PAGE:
Taja Jinnah

stackable sake set, 2020. Cone 10 reduction fired glazes, Rod’s Bod Clay

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Taja Arya Jinnah’s practice plays with functionality, familiarity and queerness through interactive sculpture and everyday ceramica. The transformation of human/nonhuman bodies is studied using clay, performance and tactile engagement. The ties of clay to creation mythologies of human and nonhuman bodies uniquely suits it to the building of these forms. The making process involves traditional ceramic hand-building techniques, stim behaviour, and the use of found objects as tools. Often the work begins by being built directly onto the body which can be physically intense, sometimes forcing the artist into abnormal contortions. Their traditional functional-ware explores enhancement of community interaction and is immediately comfortable to the hand, whereas the interactive sculptures are non-intuitive and tread between comfort and discomfort. The forms modify sensorial experience and examine how objects affect our movements, or take on a life of their own. This exploration of functionality relates to living with a disability, and draws on the queer art of failure. Learning to see the complex symbiosis in disability, as well as a deep investment in and love for diverse bodies and communities was an emphasis throughout the work.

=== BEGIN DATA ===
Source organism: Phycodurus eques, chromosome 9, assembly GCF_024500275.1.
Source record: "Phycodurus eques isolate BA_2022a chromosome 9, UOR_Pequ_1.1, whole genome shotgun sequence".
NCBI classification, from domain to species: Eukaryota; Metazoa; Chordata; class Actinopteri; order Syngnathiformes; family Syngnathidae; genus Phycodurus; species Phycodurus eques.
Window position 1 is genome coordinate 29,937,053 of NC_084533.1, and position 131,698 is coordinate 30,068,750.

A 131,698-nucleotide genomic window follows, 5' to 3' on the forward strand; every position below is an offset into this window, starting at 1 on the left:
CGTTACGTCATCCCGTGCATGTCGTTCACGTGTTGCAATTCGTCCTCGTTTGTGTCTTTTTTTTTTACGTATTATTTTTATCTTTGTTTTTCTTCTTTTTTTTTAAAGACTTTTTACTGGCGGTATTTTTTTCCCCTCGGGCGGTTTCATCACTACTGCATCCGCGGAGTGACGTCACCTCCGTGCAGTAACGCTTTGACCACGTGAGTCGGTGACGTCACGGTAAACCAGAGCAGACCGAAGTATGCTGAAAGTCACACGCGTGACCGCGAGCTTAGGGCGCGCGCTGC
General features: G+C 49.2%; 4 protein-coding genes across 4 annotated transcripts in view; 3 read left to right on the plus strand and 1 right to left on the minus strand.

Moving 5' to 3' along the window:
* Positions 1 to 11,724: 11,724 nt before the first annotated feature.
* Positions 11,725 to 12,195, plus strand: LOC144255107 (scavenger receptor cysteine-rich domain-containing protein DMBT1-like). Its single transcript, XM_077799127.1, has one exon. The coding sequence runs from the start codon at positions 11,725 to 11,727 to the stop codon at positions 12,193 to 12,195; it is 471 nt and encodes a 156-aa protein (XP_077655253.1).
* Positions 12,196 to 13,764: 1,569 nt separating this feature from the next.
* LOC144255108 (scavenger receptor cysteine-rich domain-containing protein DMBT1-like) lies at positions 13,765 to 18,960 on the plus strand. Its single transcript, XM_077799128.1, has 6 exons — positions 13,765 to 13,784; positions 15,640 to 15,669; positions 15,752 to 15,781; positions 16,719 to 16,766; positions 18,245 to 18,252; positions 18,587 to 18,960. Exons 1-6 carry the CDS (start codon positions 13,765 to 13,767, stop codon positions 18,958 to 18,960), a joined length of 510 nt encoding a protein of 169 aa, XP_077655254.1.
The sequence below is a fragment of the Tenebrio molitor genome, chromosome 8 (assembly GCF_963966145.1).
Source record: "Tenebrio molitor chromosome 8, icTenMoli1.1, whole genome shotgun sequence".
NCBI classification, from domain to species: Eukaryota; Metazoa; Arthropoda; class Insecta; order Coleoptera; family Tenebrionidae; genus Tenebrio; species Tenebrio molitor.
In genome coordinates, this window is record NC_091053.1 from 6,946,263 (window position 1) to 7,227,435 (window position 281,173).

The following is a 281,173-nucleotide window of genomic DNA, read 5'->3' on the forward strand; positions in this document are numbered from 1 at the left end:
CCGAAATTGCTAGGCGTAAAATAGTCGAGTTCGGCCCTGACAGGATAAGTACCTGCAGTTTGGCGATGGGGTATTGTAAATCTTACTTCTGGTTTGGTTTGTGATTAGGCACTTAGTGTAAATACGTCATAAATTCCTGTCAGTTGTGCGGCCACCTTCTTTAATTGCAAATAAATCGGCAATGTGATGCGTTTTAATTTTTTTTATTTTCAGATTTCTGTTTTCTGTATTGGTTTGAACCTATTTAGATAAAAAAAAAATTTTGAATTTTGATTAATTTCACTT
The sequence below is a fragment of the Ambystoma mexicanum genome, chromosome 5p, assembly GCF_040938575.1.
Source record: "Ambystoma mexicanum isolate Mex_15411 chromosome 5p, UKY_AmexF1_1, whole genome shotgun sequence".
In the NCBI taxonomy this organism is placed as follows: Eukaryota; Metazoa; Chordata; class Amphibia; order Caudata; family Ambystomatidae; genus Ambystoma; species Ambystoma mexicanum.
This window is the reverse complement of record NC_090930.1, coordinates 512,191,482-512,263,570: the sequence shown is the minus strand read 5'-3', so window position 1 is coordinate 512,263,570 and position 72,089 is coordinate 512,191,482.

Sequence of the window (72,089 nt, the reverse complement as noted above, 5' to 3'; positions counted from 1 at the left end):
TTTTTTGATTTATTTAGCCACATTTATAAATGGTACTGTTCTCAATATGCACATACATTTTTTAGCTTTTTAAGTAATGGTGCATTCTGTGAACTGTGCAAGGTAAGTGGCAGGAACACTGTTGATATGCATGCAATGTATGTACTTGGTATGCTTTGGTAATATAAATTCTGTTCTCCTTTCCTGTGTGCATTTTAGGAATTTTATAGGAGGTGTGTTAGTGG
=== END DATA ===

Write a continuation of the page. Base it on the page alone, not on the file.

Past projects include experience in outdoor installations and social practice that have involved training in sustainable methods of making with a focus on community resilience.


Wearable Boxing Gloves, 2020.

Weighted Comfort, 2021. Braided bedsheets, wax, felt, wax, clay, shipwreck rope. Performed in domestic isolation.

Cyborg and Sweater/Skin, 2020.

Taja Jinnah

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Taja is primarily a sculptural ceramicist from Nexwlélexwm/Bowen Island, the unceded territory of the Squamish Nation.Their work is invested in strange organisms, disability justice, explorations of function and more.
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